In his paper, Mueller emphasizes three key factors that are necessary to restore the Bay: the EPA enforcing its congressionally mandated authority under the Clean Water Act; states using better approaches to rein in agricultural and residential stormwater runoff pollution; and the parties moving the bay agreement from voluntary to a binding commitment.

In emailed comments, an EPA spokesperson said the agency takes a leadership role in the Bay partnership to improve water quality. “EPA has a dual role with respect to the Bay — as a partner as well as a regulator — and achieving restoration of the Bay requires more than leveraging fines,” the agency said. Since 2021, the statement noted, the EPA has worked with Pennsylvania, which passed legislation allocating $154 million to assist farmers with implementing practices to limit nutrient and sediment loading into bay waters.

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Agricultural runoff from Pennsylvania’s farmlands is the biggest contributor of nutrient pollution to the bay. The state has been “dramatically off course,” according to Mueller, in achieving its TMDL targets.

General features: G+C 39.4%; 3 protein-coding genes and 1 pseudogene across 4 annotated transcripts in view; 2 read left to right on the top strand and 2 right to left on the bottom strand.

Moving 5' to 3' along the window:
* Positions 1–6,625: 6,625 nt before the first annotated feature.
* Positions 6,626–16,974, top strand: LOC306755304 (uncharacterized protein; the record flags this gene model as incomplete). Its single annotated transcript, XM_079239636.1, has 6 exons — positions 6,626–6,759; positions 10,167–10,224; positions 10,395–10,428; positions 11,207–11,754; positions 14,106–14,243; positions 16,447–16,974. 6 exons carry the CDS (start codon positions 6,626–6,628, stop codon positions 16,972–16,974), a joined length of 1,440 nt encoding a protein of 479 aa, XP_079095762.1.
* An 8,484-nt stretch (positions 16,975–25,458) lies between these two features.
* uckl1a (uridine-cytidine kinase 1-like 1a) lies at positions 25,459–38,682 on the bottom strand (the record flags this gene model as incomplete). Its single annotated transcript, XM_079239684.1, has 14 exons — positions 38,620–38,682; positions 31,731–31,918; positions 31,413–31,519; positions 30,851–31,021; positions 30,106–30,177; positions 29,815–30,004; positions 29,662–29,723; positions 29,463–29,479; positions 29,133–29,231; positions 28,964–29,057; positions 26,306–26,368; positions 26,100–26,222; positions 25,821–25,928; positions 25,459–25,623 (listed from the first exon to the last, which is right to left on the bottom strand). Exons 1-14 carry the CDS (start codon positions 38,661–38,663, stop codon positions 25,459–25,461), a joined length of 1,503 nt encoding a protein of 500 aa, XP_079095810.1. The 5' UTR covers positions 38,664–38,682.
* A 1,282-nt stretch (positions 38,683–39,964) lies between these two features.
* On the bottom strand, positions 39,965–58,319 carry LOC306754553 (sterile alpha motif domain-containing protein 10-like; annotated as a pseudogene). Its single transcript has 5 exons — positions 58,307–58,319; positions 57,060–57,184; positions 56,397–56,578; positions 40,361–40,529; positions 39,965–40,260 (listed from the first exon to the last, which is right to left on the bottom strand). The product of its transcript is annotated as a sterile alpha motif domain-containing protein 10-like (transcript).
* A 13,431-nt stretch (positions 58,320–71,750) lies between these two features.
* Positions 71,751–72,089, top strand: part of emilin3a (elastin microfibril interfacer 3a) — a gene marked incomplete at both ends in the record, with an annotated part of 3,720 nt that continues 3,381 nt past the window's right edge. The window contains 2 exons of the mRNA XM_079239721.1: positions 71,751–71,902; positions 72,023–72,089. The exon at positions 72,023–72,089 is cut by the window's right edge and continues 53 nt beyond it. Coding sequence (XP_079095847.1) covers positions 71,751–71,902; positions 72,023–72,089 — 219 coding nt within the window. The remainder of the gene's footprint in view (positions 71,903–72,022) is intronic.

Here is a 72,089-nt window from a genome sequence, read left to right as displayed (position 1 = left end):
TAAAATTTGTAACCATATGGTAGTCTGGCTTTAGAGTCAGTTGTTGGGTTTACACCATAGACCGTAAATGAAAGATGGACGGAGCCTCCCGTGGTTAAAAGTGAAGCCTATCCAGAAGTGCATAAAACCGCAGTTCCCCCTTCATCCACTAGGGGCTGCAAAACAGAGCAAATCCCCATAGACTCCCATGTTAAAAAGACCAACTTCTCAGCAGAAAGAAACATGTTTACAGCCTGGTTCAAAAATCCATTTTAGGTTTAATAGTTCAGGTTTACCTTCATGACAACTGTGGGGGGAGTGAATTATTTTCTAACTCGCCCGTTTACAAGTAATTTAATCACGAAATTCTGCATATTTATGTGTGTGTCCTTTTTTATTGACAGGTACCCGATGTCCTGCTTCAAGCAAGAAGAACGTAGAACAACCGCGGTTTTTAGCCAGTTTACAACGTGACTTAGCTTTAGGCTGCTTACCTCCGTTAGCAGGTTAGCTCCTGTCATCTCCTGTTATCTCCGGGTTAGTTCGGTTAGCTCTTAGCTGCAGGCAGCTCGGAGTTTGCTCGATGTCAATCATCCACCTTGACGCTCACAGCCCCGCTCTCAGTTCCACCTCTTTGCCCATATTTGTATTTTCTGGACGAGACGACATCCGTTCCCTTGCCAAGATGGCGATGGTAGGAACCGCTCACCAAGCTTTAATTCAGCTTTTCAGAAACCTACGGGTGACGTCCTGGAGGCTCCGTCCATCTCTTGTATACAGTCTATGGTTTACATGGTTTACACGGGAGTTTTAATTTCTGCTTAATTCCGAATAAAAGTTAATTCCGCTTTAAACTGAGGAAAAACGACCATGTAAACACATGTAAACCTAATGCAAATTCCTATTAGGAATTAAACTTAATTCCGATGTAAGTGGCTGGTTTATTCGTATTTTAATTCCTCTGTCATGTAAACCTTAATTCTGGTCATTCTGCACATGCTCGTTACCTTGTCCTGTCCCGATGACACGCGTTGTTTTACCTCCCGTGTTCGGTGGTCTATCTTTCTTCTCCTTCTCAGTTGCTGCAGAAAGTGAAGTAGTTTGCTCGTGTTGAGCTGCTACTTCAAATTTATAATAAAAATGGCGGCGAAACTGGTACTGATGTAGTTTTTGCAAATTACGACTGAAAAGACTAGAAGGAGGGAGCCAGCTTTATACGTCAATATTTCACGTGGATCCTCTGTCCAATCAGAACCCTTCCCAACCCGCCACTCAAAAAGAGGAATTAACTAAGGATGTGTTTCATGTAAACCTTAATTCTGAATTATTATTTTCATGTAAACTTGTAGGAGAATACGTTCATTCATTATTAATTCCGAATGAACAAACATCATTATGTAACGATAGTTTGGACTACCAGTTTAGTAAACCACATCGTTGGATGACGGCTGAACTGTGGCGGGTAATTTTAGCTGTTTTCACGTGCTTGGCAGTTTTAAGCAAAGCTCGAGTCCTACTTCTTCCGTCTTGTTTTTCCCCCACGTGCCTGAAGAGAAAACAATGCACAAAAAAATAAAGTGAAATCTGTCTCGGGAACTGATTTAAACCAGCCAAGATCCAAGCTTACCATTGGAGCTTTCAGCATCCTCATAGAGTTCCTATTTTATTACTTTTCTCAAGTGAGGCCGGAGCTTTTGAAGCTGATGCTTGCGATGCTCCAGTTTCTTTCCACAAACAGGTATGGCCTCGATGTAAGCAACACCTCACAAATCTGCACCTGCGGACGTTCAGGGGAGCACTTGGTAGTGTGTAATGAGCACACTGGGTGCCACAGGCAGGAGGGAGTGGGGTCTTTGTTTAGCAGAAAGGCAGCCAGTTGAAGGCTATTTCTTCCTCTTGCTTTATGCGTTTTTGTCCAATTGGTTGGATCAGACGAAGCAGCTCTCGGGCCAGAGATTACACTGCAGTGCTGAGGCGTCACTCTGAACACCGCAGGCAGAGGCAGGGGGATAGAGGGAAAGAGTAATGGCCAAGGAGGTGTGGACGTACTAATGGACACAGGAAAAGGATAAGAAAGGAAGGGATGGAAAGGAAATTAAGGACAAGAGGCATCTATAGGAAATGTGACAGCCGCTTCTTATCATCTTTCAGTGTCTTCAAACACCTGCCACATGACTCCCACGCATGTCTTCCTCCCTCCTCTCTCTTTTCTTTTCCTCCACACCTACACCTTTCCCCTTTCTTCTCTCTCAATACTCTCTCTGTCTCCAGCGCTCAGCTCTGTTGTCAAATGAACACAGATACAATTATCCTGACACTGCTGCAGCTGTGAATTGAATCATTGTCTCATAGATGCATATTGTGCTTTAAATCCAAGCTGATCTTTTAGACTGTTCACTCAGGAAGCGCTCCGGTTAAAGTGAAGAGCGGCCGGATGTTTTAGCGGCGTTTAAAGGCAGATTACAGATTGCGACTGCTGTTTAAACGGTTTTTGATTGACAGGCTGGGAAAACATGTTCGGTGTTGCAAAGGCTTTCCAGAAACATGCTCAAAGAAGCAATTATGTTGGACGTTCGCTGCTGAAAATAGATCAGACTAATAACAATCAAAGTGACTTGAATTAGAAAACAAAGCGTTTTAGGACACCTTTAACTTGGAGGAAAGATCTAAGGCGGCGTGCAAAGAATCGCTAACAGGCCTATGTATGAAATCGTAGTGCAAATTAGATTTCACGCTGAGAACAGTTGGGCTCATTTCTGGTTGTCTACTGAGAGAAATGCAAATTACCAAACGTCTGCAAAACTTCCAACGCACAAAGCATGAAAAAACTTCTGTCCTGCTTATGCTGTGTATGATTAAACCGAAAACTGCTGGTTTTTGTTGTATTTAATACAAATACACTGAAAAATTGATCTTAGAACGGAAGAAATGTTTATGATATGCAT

“The Agency has also used its regulatory authority where appropriate to motivate states to achieve their goals,” the EPA statement said. “We have stepped up enforcement in all sectors — industrial, agricultural, urban and wastewater — and have continued to increase permitting oversight and compliance assistance in the agriculture and stormwater sectors.”

But a July 2023 report from the EPA’s Office of Inspector General, which the paper also mentioned, urged the agency to develop a new approach for addressing these pollution sources.

EPA had not adopted a strategy that accounts for new challenges to its pollution control efforts, such as climate change, the inspector general’s office said. Adding that the Bay Program was not on track to meet its 2025 TMDL targets for excess nutrients, the report noted that the federal agency had not urged the bay jurisdictions to adopt new goals or update deadlines to address agricultural and other so-called “nonpoint” sources of runoff.

Adam Ortiz, the EPA’s mid-Atlantic regional administrator, responded in a letter that the EPA does not have authority to impose a new strategy on the parties to the 2014 Chesapeake Bay Agreement.